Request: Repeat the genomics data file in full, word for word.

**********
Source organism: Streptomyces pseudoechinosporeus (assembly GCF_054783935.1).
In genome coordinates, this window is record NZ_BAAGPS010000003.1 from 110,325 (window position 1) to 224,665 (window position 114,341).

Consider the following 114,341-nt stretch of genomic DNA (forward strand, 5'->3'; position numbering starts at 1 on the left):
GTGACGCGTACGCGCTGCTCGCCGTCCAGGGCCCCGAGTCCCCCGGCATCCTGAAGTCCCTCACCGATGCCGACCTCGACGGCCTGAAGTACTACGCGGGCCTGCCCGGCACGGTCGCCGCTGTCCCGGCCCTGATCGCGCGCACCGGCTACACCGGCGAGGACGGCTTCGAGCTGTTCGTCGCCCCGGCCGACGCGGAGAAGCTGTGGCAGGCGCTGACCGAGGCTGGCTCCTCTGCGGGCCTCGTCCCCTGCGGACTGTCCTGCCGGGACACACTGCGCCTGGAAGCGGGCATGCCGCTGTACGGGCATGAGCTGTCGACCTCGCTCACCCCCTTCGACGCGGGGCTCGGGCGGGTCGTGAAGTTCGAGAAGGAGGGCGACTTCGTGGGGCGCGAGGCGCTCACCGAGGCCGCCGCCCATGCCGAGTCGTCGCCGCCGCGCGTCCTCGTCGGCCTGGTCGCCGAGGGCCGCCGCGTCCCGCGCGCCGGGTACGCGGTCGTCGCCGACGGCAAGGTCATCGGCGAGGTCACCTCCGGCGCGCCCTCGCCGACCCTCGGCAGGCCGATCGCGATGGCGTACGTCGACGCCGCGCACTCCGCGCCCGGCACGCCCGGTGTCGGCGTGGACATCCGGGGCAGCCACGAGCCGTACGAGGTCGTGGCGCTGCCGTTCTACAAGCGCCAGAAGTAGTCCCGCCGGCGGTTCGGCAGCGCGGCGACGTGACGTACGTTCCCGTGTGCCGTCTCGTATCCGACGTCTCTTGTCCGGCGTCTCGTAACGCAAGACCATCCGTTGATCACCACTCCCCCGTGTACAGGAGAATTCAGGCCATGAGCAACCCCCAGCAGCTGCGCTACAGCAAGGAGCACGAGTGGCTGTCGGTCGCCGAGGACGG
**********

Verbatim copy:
Source organism: Streptomyces pseudoechinosporeus (assembly GCF_054783935.1).
In genome coordinates, this window is record NZ_BAAGPS010000003.1 from 110,325 (window position 1) to 224,665 (window position 114,341).

Consider the following 114,341-nt stretch of genomic DNA (forward strand, 5'->3'; position numbering starts at 1 on the left):
GTGACGCGTACGCGCTGCTCGCCGTCCAGGGCCCCGAGTCCCCCGGCATCCTGAAGTCCCTCACCGATGCCGACCTCGACGGCCTGAAGTACTACGCGGGCCTGCCCGGCACGGTCGCCGCTGTCCCGGCCCTGATCGCGCGCACCGGCTACACCGGCGAGGACGGCTTCGAGCTGTTCGTCGCCCCGGCCGACGCGGAGAAGCTGTGGCAGGCGCTGACCGAGGCTGGCTCCTCTGCGGGCCTCGTCCCCTGCGGACTGTCCTGCCGGGACACACTGCGCCTGGAAGCGGGCATGCCGCTGTACGGGCATGAGCTGTCGACCTCGCTCACCCCCTTCGACGCGGGGCTCGGGCGGGTCGTGAAGTTCGAGAAGGAGGGCGACTTCGTGGGGCGCGAGGCGCTCACCGAGGCCGCCGCCCATGCCGAGTCGTCGCCGCCGCGCGTCCTCGTCGGCCTGGTCGCCGAGGGCCGCCGCGTCCCGCGCGCCGGGTACGCGGTCGTCGCCGACGGCAAGGTCATCGGCGAGGTCACCTCCGGCGCGCCCTCGCCGACCCTCGGCAGGCCGATCGCGATGGCGTACGTCGACGCCGCGCACTCCGCGCCCGGCACGCCCGGTGTCGGCGTGGACATCCGGGGCAGCCACGAGCCGTACGAGGTCGTGGCGCTGCCGTTCTACAAGCGCCAGAAGTAGTCCCGCCGGCGGTTCGGCAGCGCGGCGACGTGACGTACGTTCCCGTGTGCCGTCTCGTATCCGACGTCTCTTGTCCGGCGTCTCGTAACGCAAGACCATCCGTTGATCACCACTCCCCCGTGTACAGGAGAATTCAGGCCATGAGCAACCCCCAGCAGCTGCGCTACAGCAAGGAGCACGAGTGGCTGTCGGTCGCCGAGGACGG